Another round of snow is expected to develop over southwestern Alberta tonight as an upper disturbance moves in from British Columbia. Accumulations of 10 to 15 centimetres of snow are expected with the system, although local amounts over 20 centimetres are possible over higher terrain. The snowfall will taper off Wednesday afternoon as the system moves south out of the province.

Be prepared to adjust your driving with changing road conditions. Visibility may be suddenly reduced at times in heavy snow. There may be a significant impact on rush hour traffic in urban areas. Public Safety Canada encourages everyone to make an emergency plan and get an emergency kit with drinking water, food, medicine, a first-aid kit and a flashlight. For information on emergency plans and kits go to http://www.getprepared.gc.ca/

Environment Canada meteorologists will update alerts as required. Please continue to monitor your local media or Weatheradio for further updates. If you would like to report severe weather, you can call 1-800-239-0484 or send an email to storm@ec.gc.ca or tweet reports to #ABStorm.

It’ll all be gone by the end of the week. The leaves were just starting to turn here — I wonder if this sudden cold will make for brighter colours, or none at all?

Waiting on the first snow.

By Heather Clitheroe - September 7, 2014

This is what we’re waiting on:

3:31 PM MDT Sunday 07 September 2014
Special weather statement in effect for:

City of Calgary
First snowfall of the season possible on Monday.

An unseasonably cold Arctic airmass will combine with an area of rain over Central Alberta and turn to snow over portions of Southwestern Alberta. Current guidance suggests over 5 centimetres of snow is possible for these regions.

The public is advised to monitor future forecasts and warnings as warnings may be required or extended.

Please monitor the latest forecasts and warnings from Environment Canada at www.weatheroffice.gc.ca.

Quite a warm day today — about 24 at the height of the afternoon — but there’s an unsettled look to the sky. I think this forecast might be onto something.

It’s been a quiet weekend here. I’ve been fighting off a cold, these last few days. The term starts tomorrow, and with the students trickling back last week to take care of errands and requests, the first wave of colds among the staff will be starting. I think I’ve managed to fight it all off, though, which is a relief…I go on vacation at the end of the week!

So very little writing done, the last few days. Lots of determined reading: State of the Art, a book of short stories by Iain M. Banks, which I’ve been working on for the last week. I liked some of the stories better than others; the novella was wonderful and the story ‘Descendants’ was beautifully devastating. Also finished Parasite by Mira Grant — didn’t care for it as much as I had hoped to, but it was an interesting story. The Saga of King Hrolf Kraki is a book of translated Icelandic folk tales, which are good when you finally give up trying to keep everybody straight. And then I moved over to Laura Ingalls Wilder: Little House in the Big Woods, Little House on the Prairie, On the Banks of Plum Creek, and By the Shores of Silver Lake. I read these as a child and loved them, and it’s been lovely to return to them after such a long time.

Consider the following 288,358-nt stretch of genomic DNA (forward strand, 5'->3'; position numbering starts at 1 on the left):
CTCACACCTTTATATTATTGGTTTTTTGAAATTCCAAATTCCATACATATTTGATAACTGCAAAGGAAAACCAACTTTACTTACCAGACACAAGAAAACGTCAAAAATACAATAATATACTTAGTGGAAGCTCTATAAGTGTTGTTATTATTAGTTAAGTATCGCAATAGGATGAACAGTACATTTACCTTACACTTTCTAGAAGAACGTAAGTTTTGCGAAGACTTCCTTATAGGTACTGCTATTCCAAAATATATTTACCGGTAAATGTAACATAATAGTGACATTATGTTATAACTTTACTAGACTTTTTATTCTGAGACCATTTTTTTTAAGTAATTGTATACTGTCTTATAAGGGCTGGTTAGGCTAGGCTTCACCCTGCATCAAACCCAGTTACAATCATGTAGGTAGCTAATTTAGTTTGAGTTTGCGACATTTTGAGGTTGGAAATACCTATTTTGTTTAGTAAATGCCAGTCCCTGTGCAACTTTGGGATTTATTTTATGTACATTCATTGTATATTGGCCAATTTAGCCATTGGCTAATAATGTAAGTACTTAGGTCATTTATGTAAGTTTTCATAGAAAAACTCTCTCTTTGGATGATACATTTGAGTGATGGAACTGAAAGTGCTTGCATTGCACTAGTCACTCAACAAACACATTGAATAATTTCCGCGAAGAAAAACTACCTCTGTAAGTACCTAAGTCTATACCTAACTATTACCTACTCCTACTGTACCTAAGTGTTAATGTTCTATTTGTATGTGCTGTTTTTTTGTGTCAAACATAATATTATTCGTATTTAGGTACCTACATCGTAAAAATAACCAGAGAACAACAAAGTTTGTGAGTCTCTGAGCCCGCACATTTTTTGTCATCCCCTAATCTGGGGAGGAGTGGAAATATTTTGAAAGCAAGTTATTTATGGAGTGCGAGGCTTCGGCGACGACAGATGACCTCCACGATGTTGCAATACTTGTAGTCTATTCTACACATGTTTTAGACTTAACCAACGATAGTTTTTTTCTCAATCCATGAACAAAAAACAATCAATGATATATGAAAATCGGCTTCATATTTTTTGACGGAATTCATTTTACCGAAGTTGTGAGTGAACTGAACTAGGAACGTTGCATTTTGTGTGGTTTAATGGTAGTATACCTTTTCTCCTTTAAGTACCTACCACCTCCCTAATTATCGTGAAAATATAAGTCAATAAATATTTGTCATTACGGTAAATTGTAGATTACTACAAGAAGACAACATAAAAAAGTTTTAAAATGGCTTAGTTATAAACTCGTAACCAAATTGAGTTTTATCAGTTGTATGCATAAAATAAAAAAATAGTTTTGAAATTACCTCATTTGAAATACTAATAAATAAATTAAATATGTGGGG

I’m only three books behind on the year’s reading challenge now, too. I have been unaccountably upset by falling as far behind as I did.

Getting ever closer to the Banff Centre.

By Heather Clitheroe - September 3, 2014

How did it get to be September already? The summer roared by, a blur of hot days and windy afternoons, and here we are. Trees turning yellow, cold rain, the first murmurings of frost to be found in heavy morning dew.


The approach of fall means a few more weeks of allergies (there’s still the leaves to contend with) and then the relative peace of the winter.

Just a week and a half to go until I’m up in the mountains, tucked into my writing. I’ve been reading a collection of Iain M. Banks’ short fiction on the bus, working to set the mood. So to speak. There are some astonishingly good stories (‘Descendant’ is devastatingly good; ‘A Gift from the Culture’ is a perfect piece of world and character development). I think I’ll have to make a point of reading his Culture novels at some point — the writing is just too good not to explore.

Meanwhile? Still working on a short story, getting ready to shift gears and go back to the novel. Taking a few weeks off from it has helped…something about needing the time and the space for the ideas and the characters to percolate, I think. It feels like they’re all waiting for me, planning to meet me at the Banff Centre. Soon.